Due to a lack of interest, tomorrow has been canceled

  15. #15
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    Kyoseki_

    Have you tried the hard restart on you Edge 305? I had a problem where my Edge just crashed on me, and after trouble shooting the problem on the Garmin sight I came to find that a 'hard restart' fixed my problem. Maybe that is what your Edge needs as well. This restart button is on the back side of the Edge 305, and will require the end of a pen of paper clip in order to depress the button. I think it needs to be held down for 5-10 seconds before the restart occurs. Consult the Garmin website and see if there is a trouble shooting situation that better fits your specific problem. Don't be affraid to email Garmin about your issue as well. They have a great reputation for customer service.

    Cheers,
    Jason

    PS. To the OP.....finding proper zones to train in is critical in determining which type of energy you are burning while pedaling. Check out "Joe Freil's Moutain Biker's Training Bible" for more information. If you are really into finding proper zones you can perform a VO2max test and receive more scientific data and information on training from a qualified exercise physiologist. Best of luck with your training, and what ever you do.....keep riding!!

  16. #16
    Are you gonna eat that?
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    I tried a soft reset a couple of times, but it didn't help, I'll try the hard reset, thanks

    Aside from a couple of glitches the thing has been superb, I'm still really happy with it.
    Due to a lack of interest, tomorrow has been canceled

  17. #17
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    Quote Originally Posted by Bunyan
    The included software is great. You can track how many miles you've done in a year, etc.
    I would also add that those numbers look to be pretty accurate. The other day I had a good ride at (Fountainhead Park VA) 2 hrs of rough climbs and I burnt up 2,800 cal.
    I'm 6'6" 280 lbs.
    Those numbers reported by the Garmin software are usually way high. I have a powertap on my road bike, and it shows that I'm burning ~600-700 calories for an hour, while the Garmin reports 1000-1100 calories. It's easily 50+% high sometimes.


    It's also hard to say how many calories are burned in a ride just by the weight of a person. All things being equal, a 300 pound person going the SAME speed on the SAME terrain will burn significantly more calories (probably not double though), but a really fit 150 pound person riding hard for two hours could easily burn more calories than an unfit 300 pound person riding hard for two hours.

    I'd take these on-line numbers w/ a grain of salt and assume that they read high.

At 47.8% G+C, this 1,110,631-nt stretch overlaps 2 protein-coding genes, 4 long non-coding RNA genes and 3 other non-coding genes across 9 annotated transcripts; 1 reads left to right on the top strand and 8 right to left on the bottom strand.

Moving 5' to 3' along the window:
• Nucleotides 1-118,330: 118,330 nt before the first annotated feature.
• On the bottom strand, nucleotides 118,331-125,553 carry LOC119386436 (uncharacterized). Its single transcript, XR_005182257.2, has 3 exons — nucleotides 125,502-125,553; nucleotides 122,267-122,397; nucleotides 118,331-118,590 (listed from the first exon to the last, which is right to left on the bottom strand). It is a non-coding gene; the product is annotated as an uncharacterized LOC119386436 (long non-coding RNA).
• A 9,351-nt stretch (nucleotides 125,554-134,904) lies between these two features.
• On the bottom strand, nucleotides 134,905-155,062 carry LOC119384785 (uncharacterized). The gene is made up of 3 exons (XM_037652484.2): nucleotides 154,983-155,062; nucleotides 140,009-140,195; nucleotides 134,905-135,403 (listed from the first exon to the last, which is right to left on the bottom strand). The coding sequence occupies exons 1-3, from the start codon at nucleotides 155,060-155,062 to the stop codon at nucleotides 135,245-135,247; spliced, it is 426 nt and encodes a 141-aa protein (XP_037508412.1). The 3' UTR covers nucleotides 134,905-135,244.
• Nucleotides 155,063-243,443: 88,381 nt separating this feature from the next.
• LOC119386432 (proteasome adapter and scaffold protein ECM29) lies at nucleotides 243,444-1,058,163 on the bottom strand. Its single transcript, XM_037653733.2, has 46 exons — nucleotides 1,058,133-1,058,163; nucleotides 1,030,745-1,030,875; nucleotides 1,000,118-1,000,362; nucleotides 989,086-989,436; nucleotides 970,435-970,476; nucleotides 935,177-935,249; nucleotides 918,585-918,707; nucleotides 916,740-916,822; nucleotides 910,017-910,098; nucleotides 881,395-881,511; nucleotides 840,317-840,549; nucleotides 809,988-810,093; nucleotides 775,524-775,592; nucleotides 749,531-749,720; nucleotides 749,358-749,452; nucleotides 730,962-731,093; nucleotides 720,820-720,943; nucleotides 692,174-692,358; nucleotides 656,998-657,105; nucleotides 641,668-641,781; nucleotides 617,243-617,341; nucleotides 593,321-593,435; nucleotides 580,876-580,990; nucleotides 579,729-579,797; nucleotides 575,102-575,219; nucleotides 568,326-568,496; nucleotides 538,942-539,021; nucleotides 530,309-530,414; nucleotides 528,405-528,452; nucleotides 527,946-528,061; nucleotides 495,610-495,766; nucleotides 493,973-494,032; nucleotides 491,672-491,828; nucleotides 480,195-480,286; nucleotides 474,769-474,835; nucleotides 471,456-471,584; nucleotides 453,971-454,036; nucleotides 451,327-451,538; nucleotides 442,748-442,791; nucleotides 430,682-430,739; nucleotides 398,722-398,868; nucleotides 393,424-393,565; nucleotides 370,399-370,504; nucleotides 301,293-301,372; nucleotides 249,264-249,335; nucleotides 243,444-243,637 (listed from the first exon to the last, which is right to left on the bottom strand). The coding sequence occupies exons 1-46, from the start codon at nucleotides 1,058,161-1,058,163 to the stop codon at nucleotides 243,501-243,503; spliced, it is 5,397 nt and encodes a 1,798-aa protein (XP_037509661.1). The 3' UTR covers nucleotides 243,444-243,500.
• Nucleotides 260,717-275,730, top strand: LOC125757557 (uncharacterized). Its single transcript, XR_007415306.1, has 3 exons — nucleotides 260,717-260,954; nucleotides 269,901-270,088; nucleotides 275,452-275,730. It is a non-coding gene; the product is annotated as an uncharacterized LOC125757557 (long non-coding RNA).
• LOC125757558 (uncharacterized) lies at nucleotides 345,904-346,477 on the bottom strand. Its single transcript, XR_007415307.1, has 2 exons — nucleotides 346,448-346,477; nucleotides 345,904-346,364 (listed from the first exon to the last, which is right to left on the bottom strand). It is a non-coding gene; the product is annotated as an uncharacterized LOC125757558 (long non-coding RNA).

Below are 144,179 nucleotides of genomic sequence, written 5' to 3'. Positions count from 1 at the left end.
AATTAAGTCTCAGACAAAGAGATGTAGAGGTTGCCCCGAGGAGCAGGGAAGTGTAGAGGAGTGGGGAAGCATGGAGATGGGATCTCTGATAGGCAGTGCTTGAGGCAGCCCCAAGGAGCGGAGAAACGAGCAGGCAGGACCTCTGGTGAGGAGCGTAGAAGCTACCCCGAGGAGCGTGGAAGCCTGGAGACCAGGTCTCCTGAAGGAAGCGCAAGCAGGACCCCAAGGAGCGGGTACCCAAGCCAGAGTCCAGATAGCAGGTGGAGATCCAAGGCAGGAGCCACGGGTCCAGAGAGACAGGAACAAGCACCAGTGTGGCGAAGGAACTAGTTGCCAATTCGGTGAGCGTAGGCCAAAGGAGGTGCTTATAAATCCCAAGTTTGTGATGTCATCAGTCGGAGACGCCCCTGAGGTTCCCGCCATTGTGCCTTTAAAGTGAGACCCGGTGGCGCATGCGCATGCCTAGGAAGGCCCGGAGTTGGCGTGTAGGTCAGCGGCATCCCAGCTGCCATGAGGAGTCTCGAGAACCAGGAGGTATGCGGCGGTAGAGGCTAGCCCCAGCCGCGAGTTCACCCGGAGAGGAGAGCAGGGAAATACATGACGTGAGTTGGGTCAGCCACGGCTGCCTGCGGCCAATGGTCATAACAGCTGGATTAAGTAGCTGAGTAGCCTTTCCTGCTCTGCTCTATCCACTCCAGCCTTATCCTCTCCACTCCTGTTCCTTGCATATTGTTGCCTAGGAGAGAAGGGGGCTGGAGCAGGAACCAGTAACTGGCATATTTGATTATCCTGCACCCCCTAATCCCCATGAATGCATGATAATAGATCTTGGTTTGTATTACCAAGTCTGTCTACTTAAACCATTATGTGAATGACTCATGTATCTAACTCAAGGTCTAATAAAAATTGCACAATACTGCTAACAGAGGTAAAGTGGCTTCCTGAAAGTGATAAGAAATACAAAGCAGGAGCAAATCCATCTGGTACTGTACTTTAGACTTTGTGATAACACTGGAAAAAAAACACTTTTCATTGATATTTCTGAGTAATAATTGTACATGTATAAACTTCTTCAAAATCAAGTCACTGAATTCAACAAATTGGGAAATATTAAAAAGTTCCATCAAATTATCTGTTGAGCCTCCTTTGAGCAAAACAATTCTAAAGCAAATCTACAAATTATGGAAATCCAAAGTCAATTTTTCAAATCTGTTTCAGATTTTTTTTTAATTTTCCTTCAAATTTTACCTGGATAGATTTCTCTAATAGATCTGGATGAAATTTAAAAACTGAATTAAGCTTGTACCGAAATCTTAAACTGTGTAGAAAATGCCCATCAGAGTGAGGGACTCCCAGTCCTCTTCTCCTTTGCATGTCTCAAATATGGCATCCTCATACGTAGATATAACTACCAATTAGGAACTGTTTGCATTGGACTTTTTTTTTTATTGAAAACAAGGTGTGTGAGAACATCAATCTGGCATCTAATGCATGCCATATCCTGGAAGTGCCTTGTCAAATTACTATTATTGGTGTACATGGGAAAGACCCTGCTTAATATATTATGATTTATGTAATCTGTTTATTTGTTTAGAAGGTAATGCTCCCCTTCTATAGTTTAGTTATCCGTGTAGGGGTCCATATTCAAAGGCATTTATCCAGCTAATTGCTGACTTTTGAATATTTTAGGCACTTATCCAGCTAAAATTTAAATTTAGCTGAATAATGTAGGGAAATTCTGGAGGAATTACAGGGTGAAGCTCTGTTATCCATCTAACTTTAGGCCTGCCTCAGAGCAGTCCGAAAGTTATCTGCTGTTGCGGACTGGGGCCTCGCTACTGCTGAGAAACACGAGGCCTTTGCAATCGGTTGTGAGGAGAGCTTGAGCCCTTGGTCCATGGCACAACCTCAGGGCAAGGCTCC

18. #18
    Are you gonna eat that?
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    Quote Originally Posted by MightySchmoePong
    It's also hard to say how many calories are burned in a ride just by the weight of a person. All things being equal, a 300 pound person going the SAME speed on the SAME terrain will burn significantly more calories (probably not double though)
    Power = Force x Distance Moved

    Force = Mass x Acceleration

    All else being equal, double the Mass = double the Power = double the Calories.

    That said, aerodynamic resistance is a huge factor, running double the speed requires 4 times the amount of power, so a guy half our size would have to run literally twice as hard to burn the same amount of Calories and that means if we were riding at 15 mph he'd have to average 21 mph to burn the same amount of calories.

    Certainly doable, but easier for us I think
    Due to a lack of interest, tomorrow has been canceled

  19. #19
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    I have a HRM/Cyclometer so I can use it riding or in the gym. Mine performs a fitness test, after you enter height, weight, age, and gender. The fitness test determines your max heart rate, and the different zones, based on the resting heart rate.

    Wen I ride my mountain bike, on trails (mostly single track) I average about 1000 calories per hour, including the downhill. My average is usually 150-155 which includes rest stops/food breaks. When riding my HR is generally between 160 and 175. When I hit the more difficult sections for me, I can get up to 185. I'm 6'5", 230 lbs and 42 yrs old. I live in Colorado so my rides are at altitude and include a decent amount of elevation gain.

    I average the same amount of calorie burn playing racquetball, depending on my opponent.

    So, to me, the approximation of 1000 calories per hour sounds about right.